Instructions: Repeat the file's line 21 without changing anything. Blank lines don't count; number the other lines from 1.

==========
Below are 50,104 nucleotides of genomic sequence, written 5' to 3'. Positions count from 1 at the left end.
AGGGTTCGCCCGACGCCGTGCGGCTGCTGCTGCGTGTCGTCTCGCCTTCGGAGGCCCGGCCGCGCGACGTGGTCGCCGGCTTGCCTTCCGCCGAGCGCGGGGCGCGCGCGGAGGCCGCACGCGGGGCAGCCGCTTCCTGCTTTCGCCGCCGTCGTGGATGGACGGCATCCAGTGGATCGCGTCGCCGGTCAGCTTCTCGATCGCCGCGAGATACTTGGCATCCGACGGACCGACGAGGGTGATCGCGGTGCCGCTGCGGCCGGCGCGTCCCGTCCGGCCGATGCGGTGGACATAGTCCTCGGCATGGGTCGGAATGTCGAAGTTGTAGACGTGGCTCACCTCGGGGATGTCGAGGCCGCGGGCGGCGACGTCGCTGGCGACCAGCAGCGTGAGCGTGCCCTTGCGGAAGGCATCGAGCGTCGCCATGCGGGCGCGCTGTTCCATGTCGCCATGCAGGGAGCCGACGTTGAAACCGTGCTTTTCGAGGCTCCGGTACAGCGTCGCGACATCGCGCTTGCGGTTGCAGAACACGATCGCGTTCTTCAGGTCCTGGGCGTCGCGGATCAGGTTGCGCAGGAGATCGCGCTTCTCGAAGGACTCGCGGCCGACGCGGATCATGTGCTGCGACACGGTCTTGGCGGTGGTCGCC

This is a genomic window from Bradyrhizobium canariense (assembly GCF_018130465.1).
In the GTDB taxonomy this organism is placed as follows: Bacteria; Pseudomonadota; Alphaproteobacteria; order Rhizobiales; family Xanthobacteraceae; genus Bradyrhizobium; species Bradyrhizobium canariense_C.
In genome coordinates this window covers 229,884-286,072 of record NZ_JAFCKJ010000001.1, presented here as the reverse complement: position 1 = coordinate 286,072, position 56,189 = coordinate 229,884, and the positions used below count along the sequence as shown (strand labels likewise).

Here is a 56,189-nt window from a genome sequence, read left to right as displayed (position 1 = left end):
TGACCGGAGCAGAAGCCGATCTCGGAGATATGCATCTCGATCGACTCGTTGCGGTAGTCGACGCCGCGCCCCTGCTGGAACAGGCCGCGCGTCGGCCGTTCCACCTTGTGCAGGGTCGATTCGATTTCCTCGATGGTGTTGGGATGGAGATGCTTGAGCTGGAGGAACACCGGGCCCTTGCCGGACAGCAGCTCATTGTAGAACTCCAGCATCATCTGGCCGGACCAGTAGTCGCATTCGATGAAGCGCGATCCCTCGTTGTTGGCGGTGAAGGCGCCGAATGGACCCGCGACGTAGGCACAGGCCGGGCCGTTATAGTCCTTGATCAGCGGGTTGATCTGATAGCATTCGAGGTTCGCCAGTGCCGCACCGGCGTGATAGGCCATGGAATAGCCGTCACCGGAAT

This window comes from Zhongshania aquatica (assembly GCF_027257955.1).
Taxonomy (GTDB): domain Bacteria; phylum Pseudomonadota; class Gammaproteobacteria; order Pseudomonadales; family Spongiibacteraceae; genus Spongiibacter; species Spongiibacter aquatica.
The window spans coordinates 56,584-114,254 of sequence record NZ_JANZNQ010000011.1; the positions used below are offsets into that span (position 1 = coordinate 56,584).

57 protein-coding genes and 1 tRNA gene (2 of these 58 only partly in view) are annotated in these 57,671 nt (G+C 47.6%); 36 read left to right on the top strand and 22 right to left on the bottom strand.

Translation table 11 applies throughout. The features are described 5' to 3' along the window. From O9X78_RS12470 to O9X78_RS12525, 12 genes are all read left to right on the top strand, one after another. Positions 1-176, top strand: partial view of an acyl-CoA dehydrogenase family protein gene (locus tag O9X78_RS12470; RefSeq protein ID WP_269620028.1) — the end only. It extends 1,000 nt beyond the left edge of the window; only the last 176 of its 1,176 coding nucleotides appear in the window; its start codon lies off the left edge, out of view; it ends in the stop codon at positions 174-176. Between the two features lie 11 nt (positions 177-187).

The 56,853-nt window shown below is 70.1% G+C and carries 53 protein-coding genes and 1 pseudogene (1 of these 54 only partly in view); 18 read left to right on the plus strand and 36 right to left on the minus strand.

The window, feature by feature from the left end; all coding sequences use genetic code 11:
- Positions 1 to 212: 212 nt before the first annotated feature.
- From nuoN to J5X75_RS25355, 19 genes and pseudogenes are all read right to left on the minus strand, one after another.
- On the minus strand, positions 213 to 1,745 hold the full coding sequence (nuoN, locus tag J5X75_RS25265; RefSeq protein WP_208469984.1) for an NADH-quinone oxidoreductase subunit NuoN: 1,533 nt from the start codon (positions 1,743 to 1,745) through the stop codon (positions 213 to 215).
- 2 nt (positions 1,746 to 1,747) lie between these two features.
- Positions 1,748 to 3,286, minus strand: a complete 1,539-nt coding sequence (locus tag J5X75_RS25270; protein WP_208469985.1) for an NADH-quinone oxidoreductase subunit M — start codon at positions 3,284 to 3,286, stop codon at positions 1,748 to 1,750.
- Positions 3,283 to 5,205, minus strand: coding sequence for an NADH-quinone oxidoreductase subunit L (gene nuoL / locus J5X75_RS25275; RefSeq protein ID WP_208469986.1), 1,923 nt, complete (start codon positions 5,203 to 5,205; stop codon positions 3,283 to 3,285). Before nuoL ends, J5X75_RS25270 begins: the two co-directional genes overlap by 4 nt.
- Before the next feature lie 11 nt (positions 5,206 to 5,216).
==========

- Before the next feature lie 11 nt (positions 5,206 to 5,216).